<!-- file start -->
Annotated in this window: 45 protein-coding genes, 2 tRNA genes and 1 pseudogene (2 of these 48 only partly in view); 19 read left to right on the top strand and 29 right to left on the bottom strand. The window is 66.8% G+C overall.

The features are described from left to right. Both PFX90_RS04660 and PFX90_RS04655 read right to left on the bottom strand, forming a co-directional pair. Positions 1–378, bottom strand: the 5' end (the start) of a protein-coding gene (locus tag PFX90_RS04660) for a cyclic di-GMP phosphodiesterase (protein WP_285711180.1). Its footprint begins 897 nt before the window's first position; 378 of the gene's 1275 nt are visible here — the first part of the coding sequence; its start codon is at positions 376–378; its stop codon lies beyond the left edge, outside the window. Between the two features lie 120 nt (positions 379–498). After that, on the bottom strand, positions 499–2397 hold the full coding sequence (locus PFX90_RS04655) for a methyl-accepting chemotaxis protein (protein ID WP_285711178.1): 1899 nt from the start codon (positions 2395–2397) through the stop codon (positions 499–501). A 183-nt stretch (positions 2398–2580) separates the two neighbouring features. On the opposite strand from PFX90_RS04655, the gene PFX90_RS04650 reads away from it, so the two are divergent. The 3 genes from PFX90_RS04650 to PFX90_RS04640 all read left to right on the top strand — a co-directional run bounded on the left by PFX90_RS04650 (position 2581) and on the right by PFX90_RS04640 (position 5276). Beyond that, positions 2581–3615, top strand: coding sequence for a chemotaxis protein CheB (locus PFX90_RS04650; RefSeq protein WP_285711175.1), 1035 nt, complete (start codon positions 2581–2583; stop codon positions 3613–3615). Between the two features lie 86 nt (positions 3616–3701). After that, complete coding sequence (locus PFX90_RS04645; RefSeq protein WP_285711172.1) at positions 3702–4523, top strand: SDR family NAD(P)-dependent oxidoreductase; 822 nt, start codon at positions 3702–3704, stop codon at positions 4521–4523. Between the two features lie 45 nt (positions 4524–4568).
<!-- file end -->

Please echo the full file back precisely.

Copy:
Annotated in this window: 45 protein-coding genes, 2 tRNA genes and 1 pseudogene (2 of these 48 only partly in view); 19 read left to right on the top strand and 29 right to left on the bottom strand. The window is 66.8% G+C overall.

The features are described from left to right. Both PFX90_RS04660 and PFX90_RS04655 read right to left on the bottom strand, forming a co-directional pair. Positions 1–378, bottom strand: the 5' end (the start) of a protein-coding gene (locus tag PFX90_RS04660) for a cyclic di-GMP phosphodiesterase (protein WP_285711180.1). Its footprint begins 897 nt before the window's first position; 378 of the gene's 1275 nt are visible here — the first part of the coding sequence; its start codon is at positions 376–378; its stop codon lies beyond the left edge, outside the window. Between the two features lie 120 nt (positions 379–498). After that, on the bottom strand, positions 499–2397 hold the full coding sequence (locus PFX90_RS04655) for a methyl-accepting chemotaxis protein (protein ID WP_285711178.1): 1899 nt from the start codon (positions 2395–2397) through the stop codon (positions 499–501). A 183-nt stretch (positions 2398–2580) separates the two neighbouring features. On the opposite strand from PFX90_RS04655, the gene PFX90_RS04650 reads away from it, so the two are divergent. The 3 genes from PFX90_RS04650 to PFX90_RS04640 all read left to right on the top strand — a co-directional run bounded on the left by PFX90_RS04650 (position 2581) and on the right by PFX90_RS04640 (position 5276). Beyond that, positions 2581–3615, top strand: coding sequence for a chemotaxis protein CheB (locus PFX90_RS04650; RefSeq protein WP_285711175.1), 1035 nt, complete (start codon positions 2581–2583; stop codon positions 3613–3615). Between the two features lie 86 nt (positions 3616–3701). After that, complete coding sequence (locus PFX90_RS04645; RefSeq protein WP_285711172.1) at positions 3702–4523, top strand: SDR family NAD(P)-dependent oxidoreductase; 822 nt, start codon at positions 3702–3704, stop codon at positions 4521–4523. Between the two features lie 45 nt (positions 4524–4568).